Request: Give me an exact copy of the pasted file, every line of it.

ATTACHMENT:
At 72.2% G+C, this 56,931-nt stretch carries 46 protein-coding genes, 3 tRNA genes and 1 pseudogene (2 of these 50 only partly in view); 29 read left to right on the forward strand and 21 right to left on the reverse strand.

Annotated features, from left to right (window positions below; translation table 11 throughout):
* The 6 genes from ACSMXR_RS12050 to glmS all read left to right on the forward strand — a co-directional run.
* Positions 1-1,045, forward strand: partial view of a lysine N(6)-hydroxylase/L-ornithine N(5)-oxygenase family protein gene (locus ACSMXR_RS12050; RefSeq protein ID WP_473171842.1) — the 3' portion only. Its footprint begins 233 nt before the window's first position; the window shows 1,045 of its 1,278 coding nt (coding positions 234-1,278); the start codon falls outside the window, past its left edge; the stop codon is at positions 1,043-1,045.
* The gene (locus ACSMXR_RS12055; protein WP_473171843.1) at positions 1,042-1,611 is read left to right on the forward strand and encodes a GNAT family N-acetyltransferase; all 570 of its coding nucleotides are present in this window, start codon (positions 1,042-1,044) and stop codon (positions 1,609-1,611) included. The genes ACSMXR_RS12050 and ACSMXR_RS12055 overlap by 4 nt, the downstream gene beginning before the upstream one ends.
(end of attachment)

At 72.2% G+C, this 56,931-nt stretch carries 46 protein-coding genes, 3 tRNA genes and 1 pseudogene (2 of these 50 only partly in view); 29 read left to right on the forward strand and 21 right to left on the reverse strand.

Annotated features, from left to right (window positions below; translation table 11 throughout):
* The 6 genes from ACSMXR_RS12050 to glmS all read left to right on the forward strand — a co-directional run.
* Positions 1-1,045, forward strand: partial view of a lysine N(6)-hydroxylase/L-ornithine N(5)-oxygenase family protein gene (locus ACSMXR_RS12050; RefSeq protein ID WP_473171842.1) — the 3' portion only. Its footprint begins 233 nt before the window's first position; the window shows 1,045 of its 1,278 coding nt (coding positions 234-1,278); the start codon falls outside the window, past its left edge; the stop codon is at positions 1,043-1,045.
* The gene (locus ACSMXR_RS12055; protein WP_473171843.1) at positions 1,042-1,611 is read left to right on the forward strand and encodes a GNAT family N-acetyltransferase; all 570 of its coding nucleotides are present in this window, start codon (positions 1,042-1,044) and stop codon (positions 1,609-1,611) included. The genes ACSMXR_RS12050 and ACSMXR_RS12055 overlap by 4 nt, the downstream gene beginning before the upstream one ends.